Meanwhile I was finishing up my internship at KFSN…rolling with the cameramen, learning the craft of shutter speed, f-stop all over again with sound and motion added. How to wear forty pounds of camera, camera brace, audio mixer. Use of an light meter when there was time and how to make quick guesses when there wasn’t. How to load film and how to process said film. My specialitie: mixing the chemicals and filing the film at the end of the day. (The new kid got the work no one else wanted.)

Magical times. Met my first dead body rolling out with Chuck “Boom Boom” Hoover, the station’s scanner freak, to a drowning in a canal. He also showed me how to artistically backlight broken windshields at accidents and once even beat the fire department to a fire (something I did twice more in my own career).

Time for convergence.

Some months after Joann got established at KXTV, I got my first ever interview with chief photographer Bob Helmes. He seemed to like what he saw and heard, and only had these words before putting me on staff: “If you don’t work out, we’ll never hire another female again.”

Gee. Thanks.

Of course, those being the times, I didn’t think twice about it. Just did my best to work up to and beyond expectations.

And totally screwed up on day two. Shooting some little nothing story at the local college, I forgot some shots, crossed my axis…horrible stuff.

And Bob – who was taking a quick nap in the newscar – commented: “Yesterday I was glad I hired you. Today, I’m not too sure.”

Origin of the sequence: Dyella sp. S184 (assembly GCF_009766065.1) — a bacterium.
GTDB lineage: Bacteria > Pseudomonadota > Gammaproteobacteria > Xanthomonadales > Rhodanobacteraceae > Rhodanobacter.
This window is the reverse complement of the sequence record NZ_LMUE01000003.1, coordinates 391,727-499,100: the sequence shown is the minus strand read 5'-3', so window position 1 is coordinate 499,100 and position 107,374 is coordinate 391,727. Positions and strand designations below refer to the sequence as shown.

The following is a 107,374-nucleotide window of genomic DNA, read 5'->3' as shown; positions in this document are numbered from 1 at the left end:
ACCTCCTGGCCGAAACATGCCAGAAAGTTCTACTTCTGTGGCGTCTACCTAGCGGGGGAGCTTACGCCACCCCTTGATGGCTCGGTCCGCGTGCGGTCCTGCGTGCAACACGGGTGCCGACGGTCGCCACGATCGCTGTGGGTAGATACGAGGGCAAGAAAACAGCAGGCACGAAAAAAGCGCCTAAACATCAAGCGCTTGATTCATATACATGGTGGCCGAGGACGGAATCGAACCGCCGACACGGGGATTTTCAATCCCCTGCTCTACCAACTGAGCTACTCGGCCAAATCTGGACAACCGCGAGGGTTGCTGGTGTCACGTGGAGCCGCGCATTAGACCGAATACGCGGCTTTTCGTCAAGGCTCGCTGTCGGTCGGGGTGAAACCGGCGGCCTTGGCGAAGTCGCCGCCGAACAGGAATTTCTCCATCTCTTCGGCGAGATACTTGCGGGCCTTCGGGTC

That rammed me straight back into the ground. Put me in my place and made me even more aware that I had only this one chance.

Fast forward six months or more on the weekend shift…got moved to nights and introduced to this tiny little thing with a big, opinionated mouth. My new partner.

How DO you DO?

I’m Cyndy. With two “y”s.

I’m Joann S. Lee.

We initially worked together warily…and I’m sure she was more nervous than me. No reporter likes working with a newbie cameraman. They don’t always know what they’re doing and they make you look bad.

Somehow we became a team…and I am sure the shortest (most petite) broadcast news team on the continent. I was five feet two…she was five one. I was afraid people would look at me and she could drill a subject with her voice and glare from one hundred feet. (Privately I called her the “Dragon Lady”.)

What brought us firmly together was our newness to the profession and our passion. It was us against the world some days…like the day when we got sent out to interview the family of the last man executed in the state. The angry family members’ response when we knocked at the door: “If you had been a male crew we would have beaten the crap out of you.”

The day we got sent to do a story on the local rice cooperative: “Why didn’t they send a real news crew? Why didn’t they send MEN?”

And talk about the times – often Joann was mistaken for Connie Chung – the “other” Asian reporter. Me, I never got mistaken for anyone. There was only me.

And the good times. Covering state politics in the days of Governor “Moonbeam” himself – Jerry Brown. Cruising the highways with scanner on high on summer nights. Pushing deadlines…telling stories of joy and tragedy; making chaos into something understandable. Partying together on weekends.